Just to quickly review some persona basics, there are typically three persona types including user, buyer and technical. If you were to begin to document a persona, and I would recommend keeping it simple to start, start by identifying some basic attributes that will begin to draw a picture of who they are. This will typically include an average age, gender, summary of computing skills, applicable market segment and most importantly a name. Most will include a typical title for this persona however I am reluctant to do so unless titles in the market segment are well defined and consistent. Can I stress how important the name is over a title? Feel free to include any other demographic attributes that will help people frame a common perspective on the persona. The second step is to build out some details on what their background is, what a typical day for them looks like and how they interact with your product. The latter point will only be relevant to user personas, but you will want to identify problems that your technical and economic buyers are dealing with.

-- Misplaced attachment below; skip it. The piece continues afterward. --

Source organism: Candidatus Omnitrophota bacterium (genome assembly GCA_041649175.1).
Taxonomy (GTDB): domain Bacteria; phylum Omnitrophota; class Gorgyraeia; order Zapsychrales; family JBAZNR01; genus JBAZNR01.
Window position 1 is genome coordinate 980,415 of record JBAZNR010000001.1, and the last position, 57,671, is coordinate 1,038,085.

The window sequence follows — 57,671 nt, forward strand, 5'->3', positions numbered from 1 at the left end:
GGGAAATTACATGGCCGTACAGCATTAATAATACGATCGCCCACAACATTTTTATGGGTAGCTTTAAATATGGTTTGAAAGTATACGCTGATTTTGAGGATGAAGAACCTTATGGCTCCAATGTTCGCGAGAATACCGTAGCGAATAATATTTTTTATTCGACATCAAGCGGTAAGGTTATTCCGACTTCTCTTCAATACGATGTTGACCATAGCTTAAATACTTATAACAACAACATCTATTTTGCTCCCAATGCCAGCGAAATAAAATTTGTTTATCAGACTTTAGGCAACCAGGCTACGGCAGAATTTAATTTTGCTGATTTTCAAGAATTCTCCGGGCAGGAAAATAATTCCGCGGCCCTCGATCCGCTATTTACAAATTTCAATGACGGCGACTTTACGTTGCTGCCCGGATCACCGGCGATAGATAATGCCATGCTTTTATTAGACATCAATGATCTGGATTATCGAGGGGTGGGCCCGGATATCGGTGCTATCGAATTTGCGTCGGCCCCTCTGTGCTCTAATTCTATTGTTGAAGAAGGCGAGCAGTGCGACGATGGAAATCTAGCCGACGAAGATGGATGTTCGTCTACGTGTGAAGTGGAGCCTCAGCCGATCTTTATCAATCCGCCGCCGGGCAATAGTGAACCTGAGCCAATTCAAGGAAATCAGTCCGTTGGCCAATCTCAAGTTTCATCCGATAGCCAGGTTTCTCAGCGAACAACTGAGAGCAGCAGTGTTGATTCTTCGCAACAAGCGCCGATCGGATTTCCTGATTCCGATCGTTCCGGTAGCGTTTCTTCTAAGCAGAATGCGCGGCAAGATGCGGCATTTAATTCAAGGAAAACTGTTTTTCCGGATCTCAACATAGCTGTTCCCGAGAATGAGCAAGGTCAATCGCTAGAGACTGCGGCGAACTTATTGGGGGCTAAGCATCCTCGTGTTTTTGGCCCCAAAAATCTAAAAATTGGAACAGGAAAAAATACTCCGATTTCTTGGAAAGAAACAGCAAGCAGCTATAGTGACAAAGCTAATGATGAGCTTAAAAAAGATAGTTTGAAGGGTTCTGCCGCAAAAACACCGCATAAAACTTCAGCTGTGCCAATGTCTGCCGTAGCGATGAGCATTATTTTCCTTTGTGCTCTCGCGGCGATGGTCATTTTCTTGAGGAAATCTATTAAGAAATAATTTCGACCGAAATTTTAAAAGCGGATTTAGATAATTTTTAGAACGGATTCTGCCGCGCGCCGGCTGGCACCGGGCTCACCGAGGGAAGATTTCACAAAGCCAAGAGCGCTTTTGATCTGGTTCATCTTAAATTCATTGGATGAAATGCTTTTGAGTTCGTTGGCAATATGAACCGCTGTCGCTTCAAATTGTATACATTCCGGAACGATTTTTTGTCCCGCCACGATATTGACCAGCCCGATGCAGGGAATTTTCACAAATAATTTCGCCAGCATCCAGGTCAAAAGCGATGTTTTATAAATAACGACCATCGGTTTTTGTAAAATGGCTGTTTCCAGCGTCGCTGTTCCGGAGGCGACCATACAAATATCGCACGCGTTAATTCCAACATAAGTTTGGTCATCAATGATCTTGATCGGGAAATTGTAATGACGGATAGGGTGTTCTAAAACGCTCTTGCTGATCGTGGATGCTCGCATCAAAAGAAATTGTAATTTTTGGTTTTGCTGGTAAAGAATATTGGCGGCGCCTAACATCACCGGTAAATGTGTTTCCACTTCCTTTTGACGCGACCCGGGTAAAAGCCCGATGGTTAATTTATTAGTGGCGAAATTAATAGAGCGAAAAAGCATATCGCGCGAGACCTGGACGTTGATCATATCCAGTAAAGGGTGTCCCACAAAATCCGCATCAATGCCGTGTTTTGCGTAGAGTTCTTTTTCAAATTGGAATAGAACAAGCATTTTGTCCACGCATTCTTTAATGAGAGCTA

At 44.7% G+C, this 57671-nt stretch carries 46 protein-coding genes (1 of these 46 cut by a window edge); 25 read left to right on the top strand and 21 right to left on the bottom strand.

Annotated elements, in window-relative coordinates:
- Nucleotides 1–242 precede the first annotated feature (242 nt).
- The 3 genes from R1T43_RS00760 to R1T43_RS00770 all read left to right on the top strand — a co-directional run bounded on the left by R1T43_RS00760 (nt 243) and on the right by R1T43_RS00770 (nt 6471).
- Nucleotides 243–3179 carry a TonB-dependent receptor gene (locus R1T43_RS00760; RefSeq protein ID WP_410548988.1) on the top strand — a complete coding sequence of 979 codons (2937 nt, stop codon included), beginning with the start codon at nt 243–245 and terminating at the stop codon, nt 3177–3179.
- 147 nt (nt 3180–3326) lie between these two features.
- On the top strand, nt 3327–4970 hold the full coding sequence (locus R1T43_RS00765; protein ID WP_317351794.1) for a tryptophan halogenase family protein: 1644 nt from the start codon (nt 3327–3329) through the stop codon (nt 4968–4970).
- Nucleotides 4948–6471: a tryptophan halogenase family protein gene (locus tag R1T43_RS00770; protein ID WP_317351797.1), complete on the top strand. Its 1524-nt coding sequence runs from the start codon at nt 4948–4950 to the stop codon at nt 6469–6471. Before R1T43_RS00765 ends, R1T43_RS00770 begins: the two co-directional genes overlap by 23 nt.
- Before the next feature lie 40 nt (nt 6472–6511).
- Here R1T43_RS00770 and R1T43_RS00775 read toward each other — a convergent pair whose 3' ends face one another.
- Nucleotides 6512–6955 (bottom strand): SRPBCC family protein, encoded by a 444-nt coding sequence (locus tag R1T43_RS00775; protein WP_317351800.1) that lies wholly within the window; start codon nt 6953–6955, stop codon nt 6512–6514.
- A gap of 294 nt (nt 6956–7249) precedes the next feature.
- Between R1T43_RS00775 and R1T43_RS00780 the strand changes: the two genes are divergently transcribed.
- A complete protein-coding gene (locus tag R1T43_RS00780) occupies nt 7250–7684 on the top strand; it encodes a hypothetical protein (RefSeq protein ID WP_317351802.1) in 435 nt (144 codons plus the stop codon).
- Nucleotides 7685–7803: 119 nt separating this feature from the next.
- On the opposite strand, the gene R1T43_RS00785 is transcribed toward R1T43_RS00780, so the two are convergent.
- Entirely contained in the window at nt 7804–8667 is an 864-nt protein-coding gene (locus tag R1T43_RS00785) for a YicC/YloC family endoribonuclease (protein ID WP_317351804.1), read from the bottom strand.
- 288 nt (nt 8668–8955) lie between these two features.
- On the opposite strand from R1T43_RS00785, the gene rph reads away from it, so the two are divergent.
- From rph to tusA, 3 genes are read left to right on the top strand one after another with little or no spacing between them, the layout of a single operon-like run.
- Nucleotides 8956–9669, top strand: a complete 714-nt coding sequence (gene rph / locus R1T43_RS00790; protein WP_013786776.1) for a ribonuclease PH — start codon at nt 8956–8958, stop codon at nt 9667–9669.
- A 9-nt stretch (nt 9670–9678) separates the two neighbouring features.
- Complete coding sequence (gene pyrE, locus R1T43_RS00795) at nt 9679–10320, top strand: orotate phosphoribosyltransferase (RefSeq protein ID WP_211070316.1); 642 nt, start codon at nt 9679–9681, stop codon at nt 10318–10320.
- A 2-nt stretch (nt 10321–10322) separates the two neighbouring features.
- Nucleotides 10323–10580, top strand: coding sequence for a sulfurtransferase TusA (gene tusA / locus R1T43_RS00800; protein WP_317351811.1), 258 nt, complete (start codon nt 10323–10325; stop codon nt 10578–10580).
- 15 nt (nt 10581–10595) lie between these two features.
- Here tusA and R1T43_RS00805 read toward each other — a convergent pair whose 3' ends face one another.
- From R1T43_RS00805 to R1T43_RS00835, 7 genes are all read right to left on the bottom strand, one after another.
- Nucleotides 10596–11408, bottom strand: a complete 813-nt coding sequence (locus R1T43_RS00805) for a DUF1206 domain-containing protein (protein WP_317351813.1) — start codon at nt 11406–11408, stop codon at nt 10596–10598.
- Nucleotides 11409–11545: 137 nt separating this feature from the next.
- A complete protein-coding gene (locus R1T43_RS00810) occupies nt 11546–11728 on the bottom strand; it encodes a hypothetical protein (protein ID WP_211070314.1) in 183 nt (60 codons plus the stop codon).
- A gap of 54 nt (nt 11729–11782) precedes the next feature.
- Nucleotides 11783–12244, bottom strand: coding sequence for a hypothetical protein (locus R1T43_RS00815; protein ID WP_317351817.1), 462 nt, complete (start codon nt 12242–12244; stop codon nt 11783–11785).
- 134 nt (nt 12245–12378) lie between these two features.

Constructing the ideal set of personas will be time consuming effort, but it can be built up and out over time. However it is something you will want to tackle sooner rather than later and may want to think about outsourcing the activity to eliminate your own perceptions from the process.

So is persona development a strategic activity?

In a previous post (Harvard Business Publishing on Strategy), that I wrote back in January and refer to continuously, it states that for your strategy to be complete it must be aligned with your vision, mission and value network. Within the context of this post, I want to key-in on the value network. Your value network is defined by the relationships between you and your suppliers, customers, employees, and investors that will combine to either create or capture value.

So how do we tie this back to strategy?